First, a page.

Tuesday, June 28, 2005

Kelo: Even Worse Than It Seemed?

Could the circumstances in Kelo mean that the abuse of the eminent domain power is even greater than it seems? Consider this passage from the Supreme Court's opinion:
. . . . The city council also authorized the NLDC to purchase property or to acquire property by exercising eminent domain in the City's name. . . . [page 4]

What? The city itself did not exercise eminent domain, but "authorized" someone else? Who or what is NLDC?
. . . . respondent New London Development Corporation (NLDC), a private nonprofit entity established some years earlier to assist the City in planning economic development, was reactivated. . . . [page 2]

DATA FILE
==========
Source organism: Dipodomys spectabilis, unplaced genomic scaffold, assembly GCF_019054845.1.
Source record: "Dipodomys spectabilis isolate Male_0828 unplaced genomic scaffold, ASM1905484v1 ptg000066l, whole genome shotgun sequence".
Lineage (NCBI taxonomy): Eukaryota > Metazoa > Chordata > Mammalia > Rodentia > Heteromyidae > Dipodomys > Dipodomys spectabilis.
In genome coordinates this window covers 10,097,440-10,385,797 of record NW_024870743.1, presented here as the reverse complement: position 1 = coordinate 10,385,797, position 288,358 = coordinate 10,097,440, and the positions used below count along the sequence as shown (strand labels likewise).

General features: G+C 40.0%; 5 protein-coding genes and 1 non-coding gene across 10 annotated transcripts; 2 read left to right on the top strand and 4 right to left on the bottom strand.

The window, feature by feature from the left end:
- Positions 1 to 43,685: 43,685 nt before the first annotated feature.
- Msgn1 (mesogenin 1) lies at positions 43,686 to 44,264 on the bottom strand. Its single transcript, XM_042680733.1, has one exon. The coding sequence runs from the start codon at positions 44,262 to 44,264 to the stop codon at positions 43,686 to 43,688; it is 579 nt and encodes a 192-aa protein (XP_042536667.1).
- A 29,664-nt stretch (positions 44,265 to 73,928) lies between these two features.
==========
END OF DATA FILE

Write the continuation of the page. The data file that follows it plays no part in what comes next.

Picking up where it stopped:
Now, this sounds like a PRIVATE ENTITY was exercising a city's eminent domain power. Does this make any sense? Why would the city not want to directly exercise it's power of eminent domain? Why would the city think it made sense to "authorize" a private entity to condemn the private property of others and then take it? For that matter, why didn't the city want to purchase the property itself?

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